Art, and the beauty held within it, is said to be in the eye of the beholder. Italy has been a major center for art for hundreds, if not thousands of years. It is for this reason that every year, thousands of students flock to Rome, Florence and other Italian cities to study abroad—to live and learn among a culture that is not their own.
This practice of “studying abroad” in Rome is not a new concept. The British elite sent their young adults on a “grand tour” of Rome as far back as the 18th century. The objective of their tour was very similar to the reasons to study abroad today: the perspective gained through living in a place where the politics, lifestyle and language differ from one’s own is an enlightening one and one that the tourist can use to better themselves and their own country when they return.
Speaking of perspective, I could go on and on about the great works that I saw while participating in the Winter In Rome program. Works by Michelangelo and Caravaggio, great frescoes which have stood the test of time, the Villa Borghese, the Sistine Chapel—while all of these beg the emotion and test the intellect of the viewer, their perspective is not the most important one, nor is the reality of their art paramount in Italy.
The the true art to be found in Italy is found in the experience of the country as a whole. There is no work of art, no iPhone photo with an Instagram filter and Photoshop, no way to capture what one can view while in Italy. For certain moments, it simply cannot be done.
For instance, while abroad I spent half a day in Sorrento. On the famed Amalfi Coast, Sorrento is a city whose very essence exudes beauty. The water is a shade of blue unlike any other, and the way the cliffs fade into it creates a range of colors beyond the scope of any paintbrush. I will never forget the way the sunset looked as we left the city, the deep hues of red, orange and purple reflecting off the water as if it were a mirror made for some heavenly being to view at that same great moment. I did not even bother attempting to snap a picture; it would have been futile.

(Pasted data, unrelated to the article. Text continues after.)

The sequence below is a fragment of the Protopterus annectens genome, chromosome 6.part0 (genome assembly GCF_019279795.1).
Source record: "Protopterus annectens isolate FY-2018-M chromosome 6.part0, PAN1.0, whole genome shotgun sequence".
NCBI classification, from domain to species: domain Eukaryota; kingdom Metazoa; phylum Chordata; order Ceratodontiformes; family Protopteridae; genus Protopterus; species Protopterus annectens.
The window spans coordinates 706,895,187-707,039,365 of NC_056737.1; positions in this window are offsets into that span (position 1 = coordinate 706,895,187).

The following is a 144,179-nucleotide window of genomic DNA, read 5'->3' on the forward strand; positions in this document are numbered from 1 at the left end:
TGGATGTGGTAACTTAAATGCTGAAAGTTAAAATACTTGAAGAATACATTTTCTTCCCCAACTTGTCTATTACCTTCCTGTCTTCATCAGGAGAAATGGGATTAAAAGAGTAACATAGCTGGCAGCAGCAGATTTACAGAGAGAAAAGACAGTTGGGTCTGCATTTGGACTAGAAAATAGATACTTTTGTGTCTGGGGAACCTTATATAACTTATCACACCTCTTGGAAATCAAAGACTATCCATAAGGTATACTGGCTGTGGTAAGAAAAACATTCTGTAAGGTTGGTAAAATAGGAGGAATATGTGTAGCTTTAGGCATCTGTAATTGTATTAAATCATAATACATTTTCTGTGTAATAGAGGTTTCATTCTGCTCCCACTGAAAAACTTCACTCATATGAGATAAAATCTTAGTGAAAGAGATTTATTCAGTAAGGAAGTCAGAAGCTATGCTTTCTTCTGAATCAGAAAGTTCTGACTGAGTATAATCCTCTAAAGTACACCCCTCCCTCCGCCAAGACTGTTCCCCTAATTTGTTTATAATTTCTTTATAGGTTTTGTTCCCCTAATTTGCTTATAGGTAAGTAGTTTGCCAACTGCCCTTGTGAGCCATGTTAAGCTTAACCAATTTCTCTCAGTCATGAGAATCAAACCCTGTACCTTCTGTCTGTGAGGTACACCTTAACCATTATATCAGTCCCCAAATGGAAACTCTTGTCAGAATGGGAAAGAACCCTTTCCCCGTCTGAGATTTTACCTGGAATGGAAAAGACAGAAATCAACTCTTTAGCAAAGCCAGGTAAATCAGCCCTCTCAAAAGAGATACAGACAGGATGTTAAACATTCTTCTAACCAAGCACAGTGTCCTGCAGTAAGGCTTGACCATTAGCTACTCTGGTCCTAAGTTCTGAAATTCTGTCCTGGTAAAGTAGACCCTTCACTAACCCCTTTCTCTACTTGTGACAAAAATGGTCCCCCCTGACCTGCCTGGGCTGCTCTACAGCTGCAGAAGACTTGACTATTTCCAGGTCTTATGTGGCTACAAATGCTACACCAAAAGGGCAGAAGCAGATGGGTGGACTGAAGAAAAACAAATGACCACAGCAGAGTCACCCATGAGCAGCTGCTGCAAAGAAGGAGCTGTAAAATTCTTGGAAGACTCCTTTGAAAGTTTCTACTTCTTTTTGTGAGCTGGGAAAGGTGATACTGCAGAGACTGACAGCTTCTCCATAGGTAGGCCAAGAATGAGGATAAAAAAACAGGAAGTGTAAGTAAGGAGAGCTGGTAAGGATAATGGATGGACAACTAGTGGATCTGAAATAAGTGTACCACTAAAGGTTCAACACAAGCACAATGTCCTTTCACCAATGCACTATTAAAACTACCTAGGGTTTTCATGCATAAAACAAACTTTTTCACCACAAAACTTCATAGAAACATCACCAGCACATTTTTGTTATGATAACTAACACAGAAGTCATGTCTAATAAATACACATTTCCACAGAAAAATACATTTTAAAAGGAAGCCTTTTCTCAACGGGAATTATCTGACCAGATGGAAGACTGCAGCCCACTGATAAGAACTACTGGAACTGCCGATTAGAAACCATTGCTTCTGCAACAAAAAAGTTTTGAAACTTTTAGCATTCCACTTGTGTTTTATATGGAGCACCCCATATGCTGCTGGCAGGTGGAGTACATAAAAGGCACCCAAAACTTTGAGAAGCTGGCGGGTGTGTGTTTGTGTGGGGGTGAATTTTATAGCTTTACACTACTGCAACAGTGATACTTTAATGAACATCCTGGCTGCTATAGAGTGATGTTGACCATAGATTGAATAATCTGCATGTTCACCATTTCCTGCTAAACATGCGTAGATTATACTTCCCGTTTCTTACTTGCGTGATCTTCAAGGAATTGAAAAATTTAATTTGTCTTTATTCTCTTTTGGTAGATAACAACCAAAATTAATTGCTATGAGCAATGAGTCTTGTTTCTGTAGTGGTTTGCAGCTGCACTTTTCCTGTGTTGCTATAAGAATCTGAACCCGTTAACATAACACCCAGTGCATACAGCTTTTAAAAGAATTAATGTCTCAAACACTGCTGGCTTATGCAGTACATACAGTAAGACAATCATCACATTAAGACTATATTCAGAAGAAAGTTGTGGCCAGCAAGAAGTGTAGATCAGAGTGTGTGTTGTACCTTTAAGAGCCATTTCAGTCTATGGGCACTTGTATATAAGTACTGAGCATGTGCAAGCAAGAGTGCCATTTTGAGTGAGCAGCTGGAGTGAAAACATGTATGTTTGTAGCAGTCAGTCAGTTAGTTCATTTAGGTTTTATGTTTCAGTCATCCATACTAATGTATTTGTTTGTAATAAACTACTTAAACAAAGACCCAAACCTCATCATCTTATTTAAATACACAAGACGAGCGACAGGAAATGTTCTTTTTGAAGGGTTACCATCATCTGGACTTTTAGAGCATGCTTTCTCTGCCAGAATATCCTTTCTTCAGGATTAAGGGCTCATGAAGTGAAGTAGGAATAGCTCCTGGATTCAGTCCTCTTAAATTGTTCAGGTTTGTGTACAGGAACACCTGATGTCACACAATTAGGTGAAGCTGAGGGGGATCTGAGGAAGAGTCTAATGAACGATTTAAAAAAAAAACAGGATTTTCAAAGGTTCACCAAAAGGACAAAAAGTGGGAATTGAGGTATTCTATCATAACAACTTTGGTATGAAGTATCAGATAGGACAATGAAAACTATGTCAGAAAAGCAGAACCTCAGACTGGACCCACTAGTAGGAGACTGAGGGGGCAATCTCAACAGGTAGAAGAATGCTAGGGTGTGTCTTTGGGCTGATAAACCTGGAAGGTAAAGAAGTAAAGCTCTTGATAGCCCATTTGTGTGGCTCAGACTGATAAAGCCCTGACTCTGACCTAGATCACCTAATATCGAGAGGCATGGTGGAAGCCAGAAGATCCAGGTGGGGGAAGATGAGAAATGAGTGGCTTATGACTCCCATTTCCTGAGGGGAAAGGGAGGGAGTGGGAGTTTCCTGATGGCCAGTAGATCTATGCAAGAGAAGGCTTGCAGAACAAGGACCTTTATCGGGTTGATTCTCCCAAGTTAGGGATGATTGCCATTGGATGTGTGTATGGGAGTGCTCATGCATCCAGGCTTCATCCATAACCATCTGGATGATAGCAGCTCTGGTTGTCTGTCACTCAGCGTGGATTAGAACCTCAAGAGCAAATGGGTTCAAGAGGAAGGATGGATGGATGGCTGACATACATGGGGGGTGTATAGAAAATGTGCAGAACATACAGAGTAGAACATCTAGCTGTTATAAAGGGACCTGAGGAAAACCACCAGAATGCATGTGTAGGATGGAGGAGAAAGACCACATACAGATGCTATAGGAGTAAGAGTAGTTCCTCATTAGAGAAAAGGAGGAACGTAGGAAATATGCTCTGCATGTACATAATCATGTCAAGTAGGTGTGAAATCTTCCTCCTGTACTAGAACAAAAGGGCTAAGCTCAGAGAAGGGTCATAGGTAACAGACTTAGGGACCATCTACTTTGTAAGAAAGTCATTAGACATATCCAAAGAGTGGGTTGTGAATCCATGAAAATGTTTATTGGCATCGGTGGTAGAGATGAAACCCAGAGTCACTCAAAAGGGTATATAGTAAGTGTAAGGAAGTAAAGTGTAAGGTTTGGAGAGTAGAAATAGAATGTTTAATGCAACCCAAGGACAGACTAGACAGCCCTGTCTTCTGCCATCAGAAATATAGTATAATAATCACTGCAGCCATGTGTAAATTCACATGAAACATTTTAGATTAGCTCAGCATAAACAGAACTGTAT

Venice proved to be another place where one can only attempt to capture its beauty in vain. The unique nature of the city is apparent, with its gondolas rather than cars and its canals that give the city a scent closest to dead fish that in any other place would be utterly repulsive. However, in the frame of Venice, it is absolutely charming.
While Venice and Sorrento were awe-inspiring, gorgeous, picturesque scenes, they could not have been experienced in the same way if I had ventured to Italy by myself. While the professors who traveled with the program were fantastic, knowledgeable and greatly enhanced the trip, the experience could not have been anywhere near as enlightening and gratifying as it was without the other students in the program.
In 18 days, by traveling, studying and going on a whole new experience with each other, the group that left New York as strangers has returned as something much more. We have had experiences together that we will not have with any others. Swimming in the Amalfi Coast in 30-degree weather, watching a man walk a squealing pig in a collar at 5 a.m in Venice while waiting for a McDonald’s to open, seeing the stunning view of Pisa from the top of a tower infamous for its angle—these experiences are ours and ours alone in our lifetime, and because of this we have become much more than strangers, and more than friends. In 18 days, we have formed a bond unlike any other, and the beauty I behold in that is the paramount work of art in Italy.